Google's Eric Schmidt talked about keeping the search giant's two popular OSes separate from each other.
When Google announced that Android boss Andy Rubin was stepping aside and handing the reins over to Sundar Pichai, senior vice president for Chrome and Apps, it was only natural to wonder if, going forward, Android and Chrome would end up merging. Maybe someday they will, but for the time being, Google is adamant that both with remain independent operating systems serving two different markets.
What will become of Android following a surprise management change?
Andy Rubin, one of the founding fathers of Android, approached Google about the open source mobile operating system back in 2004. Now he's stepping aside as head of the OS he helped to create, handing the reins over to Sundar Pichai, senior vice president for Chrome and Apps, Google CEO Larry Page announced in a blog post today. Rubin is off to start a new chapter at Google, while Pichai will likely focus on making Android easier to use.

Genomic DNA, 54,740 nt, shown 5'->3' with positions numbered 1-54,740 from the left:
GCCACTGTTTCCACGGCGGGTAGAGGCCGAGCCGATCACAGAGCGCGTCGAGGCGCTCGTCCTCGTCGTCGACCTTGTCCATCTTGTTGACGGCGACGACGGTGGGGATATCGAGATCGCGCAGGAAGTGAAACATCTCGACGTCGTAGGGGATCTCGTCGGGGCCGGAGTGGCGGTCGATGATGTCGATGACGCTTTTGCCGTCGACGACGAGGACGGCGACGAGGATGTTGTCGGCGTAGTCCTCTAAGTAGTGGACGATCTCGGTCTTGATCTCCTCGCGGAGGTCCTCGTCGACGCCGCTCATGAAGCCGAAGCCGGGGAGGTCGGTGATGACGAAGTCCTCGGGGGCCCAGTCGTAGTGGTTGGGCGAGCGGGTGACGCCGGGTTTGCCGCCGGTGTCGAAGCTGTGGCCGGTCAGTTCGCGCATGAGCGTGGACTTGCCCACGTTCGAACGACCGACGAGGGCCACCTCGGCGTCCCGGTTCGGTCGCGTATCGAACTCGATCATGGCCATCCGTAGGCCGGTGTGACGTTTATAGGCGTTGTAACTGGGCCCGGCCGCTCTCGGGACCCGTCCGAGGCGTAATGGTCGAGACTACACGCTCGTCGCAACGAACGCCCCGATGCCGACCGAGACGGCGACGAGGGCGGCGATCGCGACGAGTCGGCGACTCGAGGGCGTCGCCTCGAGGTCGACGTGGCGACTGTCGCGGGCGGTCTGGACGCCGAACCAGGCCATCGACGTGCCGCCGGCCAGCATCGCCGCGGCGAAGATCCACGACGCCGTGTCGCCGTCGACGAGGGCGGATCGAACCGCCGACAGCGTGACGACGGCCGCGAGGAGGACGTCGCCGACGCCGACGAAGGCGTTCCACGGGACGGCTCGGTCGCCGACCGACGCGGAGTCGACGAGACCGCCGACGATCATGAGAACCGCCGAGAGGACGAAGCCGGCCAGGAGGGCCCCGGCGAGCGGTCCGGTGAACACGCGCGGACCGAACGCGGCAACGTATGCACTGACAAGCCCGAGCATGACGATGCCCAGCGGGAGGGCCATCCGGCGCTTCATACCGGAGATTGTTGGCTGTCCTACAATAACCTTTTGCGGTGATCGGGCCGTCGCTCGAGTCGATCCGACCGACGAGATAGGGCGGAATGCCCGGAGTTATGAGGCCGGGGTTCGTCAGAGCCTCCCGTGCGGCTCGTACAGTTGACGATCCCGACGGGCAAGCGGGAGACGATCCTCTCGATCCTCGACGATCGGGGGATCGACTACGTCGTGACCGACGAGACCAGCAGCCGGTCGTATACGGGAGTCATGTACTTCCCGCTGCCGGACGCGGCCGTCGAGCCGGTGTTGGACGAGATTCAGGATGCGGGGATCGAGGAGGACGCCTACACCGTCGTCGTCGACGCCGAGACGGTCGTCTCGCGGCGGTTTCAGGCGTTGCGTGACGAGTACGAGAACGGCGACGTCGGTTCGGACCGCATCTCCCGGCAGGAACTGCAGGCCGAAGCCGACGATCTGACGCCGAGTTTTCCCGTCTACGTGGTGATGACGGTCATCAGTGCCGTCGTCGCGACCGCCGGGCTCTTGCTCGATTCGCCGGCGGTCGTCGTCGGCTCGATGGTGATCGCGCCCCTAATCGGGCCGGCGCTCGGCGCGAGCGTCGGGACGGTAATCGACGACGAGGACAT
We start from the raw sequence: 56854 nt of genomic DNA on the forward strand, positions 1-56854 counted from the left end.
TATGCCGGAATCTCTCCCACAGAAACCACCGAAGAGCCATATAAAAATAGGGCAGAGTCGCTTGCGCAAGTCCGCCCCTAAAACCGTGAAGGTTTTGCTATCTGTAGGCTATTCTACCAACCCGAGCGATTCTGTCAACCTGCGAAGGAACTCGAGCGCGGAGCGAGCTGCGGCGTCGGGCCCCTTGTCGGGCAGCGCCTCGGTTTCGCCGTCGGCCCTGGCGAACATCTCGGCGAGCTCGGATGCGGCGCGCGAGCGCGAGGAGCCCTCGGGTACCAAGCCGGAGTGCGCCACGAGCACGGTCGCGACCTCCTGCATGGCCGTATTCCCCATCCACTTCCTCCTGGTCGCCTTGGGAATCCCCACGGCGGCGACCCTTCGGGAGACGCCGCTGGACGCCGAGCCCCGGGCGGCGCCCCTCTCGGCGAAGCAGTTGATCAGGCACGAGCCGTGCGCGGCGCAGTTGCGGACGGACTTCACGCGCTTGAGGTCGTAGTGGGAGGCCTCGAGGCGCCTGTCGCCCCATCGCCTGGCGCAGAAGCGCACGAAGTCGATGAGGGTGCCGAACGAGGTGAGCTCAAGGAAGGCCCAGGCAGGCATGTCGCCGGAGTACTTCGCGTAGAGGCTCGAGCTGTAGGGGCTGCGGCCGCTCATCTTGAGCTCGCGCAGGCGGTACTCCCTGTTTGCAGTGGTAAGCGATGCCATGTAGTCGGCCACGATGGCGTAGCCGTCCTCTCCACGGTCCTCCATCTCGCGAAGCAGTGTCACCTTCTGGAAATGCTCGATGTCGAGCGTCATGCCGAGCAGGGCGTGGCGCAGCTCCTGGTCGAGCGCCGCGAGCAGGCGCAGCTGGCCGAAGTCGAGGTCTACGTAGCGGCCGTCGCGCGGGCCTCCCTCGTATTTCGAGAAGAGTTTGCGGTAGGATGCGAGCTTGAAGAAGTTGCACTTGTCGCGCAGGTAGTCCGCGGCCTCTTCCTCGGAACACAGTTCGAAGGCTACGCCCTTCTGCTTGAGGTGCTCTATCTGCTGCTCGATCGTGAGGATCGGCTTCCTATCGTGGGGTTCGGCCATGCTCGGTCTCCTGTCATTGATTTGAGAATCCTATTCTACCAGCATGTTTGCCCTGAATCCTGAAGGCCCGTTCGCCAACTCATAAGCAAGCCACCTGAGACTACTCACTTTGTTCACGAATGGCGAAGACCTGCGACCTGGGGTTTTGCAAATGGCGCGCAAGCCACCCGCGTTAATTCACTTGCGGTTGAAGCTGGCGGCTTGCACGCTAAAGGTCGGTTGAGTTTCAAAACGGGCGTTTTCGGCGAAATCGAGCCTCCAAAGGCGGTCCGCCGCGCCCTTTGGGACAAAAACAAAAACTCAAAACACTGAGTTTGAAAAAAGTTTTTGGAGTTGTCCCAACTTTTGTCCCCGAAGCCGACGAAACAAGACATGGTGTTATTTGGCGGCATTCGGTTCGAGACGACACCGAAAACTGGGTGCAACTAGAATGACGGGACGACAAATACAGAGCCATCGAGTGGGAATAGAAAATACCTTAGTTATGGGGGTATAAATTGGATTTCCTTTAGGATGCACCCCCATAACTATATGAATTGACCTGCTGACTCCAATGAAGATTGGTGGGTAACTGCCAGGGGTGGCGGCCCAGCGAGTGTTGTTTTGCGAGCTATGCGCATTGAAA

Google's Andy Rubin Tweeted today that the company is seeing over 300,000 phone activations each day. This figure is higher than Apple and RIM both. It is even in the ballpark of the highest numbers Nokia have ever announced for the Symbian platform. Let's also remember that all these Android phones are certifiable smartphones. Some Symbian handsets are inexpensive commodity devices.
To put this another way, Google is seeing nearly 10 million new Android activations per month. Apple is currently riding high on 14.4 million new iPhone activations in an entire quarter. It was only a few months ago that Google told us they were seeing about 200k activations per day. A 50% rise in that time is astounding. At this rate, Android may soon own the lion's share of the mobile OS market.